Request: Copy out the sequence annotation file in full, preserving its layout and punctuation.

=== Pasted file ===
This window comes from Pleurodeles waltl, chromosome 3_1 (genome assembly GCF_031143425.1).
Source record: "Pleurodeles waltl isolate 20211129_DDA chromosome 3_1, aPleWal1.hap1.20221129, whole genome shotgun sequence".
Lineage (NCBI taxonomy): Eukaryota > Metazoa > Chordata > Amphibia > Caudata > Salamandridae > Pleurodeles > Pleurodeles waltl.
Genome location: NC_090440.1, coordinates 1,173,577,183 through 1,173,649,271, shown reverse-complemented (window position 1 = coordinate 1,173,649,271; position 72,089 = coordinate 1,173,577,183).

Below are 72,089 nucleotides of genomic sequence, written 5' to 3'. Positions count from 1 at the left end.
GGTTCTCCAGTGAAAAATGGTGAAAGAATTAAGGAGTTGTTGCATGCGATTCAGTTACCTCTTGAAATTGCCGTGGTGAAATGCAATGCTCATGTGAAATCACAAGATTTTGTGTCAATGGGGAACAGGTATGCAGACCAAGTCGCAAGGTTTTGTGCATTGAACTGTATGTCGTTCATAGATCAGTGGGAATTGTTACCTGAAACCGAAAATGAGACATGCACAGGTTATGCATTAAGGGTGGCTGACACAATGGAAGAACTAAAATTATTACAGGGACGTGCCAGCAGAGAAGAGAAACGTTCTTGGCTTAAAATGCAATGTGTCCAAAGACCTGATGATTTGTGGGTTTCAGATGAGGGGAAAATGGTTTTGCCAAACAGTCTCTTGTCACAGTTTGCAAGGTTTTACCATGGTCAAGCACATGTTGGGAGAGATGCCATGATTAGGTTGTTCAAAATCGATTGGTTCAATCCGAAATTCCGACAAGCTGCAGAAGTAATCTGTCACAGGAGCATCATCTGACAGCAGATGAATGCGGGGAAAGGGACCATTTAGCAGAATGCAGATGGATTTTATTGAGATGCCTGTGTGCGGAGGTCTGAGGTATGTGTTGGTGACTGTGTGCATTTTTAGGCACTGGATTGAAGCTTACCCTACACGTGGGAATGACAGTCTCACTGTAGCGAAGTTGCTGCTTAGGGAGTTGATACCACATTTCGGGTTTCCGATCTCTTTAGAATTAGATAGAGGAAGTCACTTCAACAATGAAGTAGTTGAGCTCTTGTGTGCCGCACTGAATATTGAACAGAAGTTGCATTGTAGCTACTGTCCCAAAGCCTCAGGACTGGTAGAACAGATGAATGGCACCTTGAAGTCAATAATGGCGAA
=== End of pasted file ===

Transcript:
This window comes from Pleurodeles waltl, chromosome 3_1 (genome assembly GCF_031143425.1).
Source record: "Pleurodeles waltl isolate 20211129_DDA chromosome 3_1, aPleWal1.hap1.20221129, whole genome shotgun sequence".
Lineage (NCBI taxonomy): Eukaryota > Metazoa > Chordata > Amphibia > Caudata > Salamandridae > Pleurodeles > Pleurodeles waltl.
Genome location: NC_090440.1, coordinates 1,173,577,183 through 1,173,649,271, shown reverse-complemented (window position 1 = coordinate 1,173,649,271; position 72,089 = coordinate 1,173,577,183).

Below are 72,089 nucleotides of genomic sequence, written 5' to 3'. Positions count from 1 at the left end.
GGTTCTCCAGTGAAAAATGGTGAAAGAATTAAGGAGTTGTTGCATGCGATTCAGTTACCTCTTGAAATTGCCGTGGTGAAATGCAATGCTCATGTGAAATCACAAGATTTTGTGTCAATGGGGAACAGGTATGCAGACCAAGTCGCAAGGTTTTGTGCATTGAACTGTATGTCGTTCATAGATCAGTGGGAATTGTTACCTGAAACCGAAAATGAGACATGCACAGGTTATGCATTAAGGGTGGCTGACACAATGGAAGAACTAAAATTATTACAGGGACGTGCCAGCAGAGAAGAGAAACGTTCTTGGCTTAAAATGCAATGTGTCCAAAGACCTGATGATTTGTGGGTTTCAGATGAGGGGAAAATGGTTTTGCCAAACAGTCTCTTGTCACAGTTTGCAAGGTTTTACCATGGTCAAGCACATGTTGGGAGAGATGCCATGATTAGGTTGTTCAAAATCGATTGGTTCAATCCGAAATTCCGACAAGCTGCAGAAGTAATCTGTCACAGGAGCATCATCTGACAGCAGATGAATGCGGGGAAAGGGACCATTTAGCAGAATGCAGATGGATTTTATTGAGATGCCTGTGTGCGGAGGTCTGAGGTATGTGTTGGTGACTGTGTGCATTTTTAGGCACTGGATTGAAGCTTACCCTACACGTGGGAATGACAGTCTCACTGTAGCGAAGTTGCTGCTTAGGGAGTTGATACCACATTTCGGGTTTCCGATCTCTTTAGAATTAGATAGAGGAAGTCACTTCAACAATGAAGTAGTTGAGCTCTTGTGTGCCGCACTGAATATTGAACAGAAGTTGCATTGTAGCTACTGTCCCAAAGCCTCAGGACTGGTAGAACAGATGAATGGCACCTTGAAGTCAATAATGGCGAA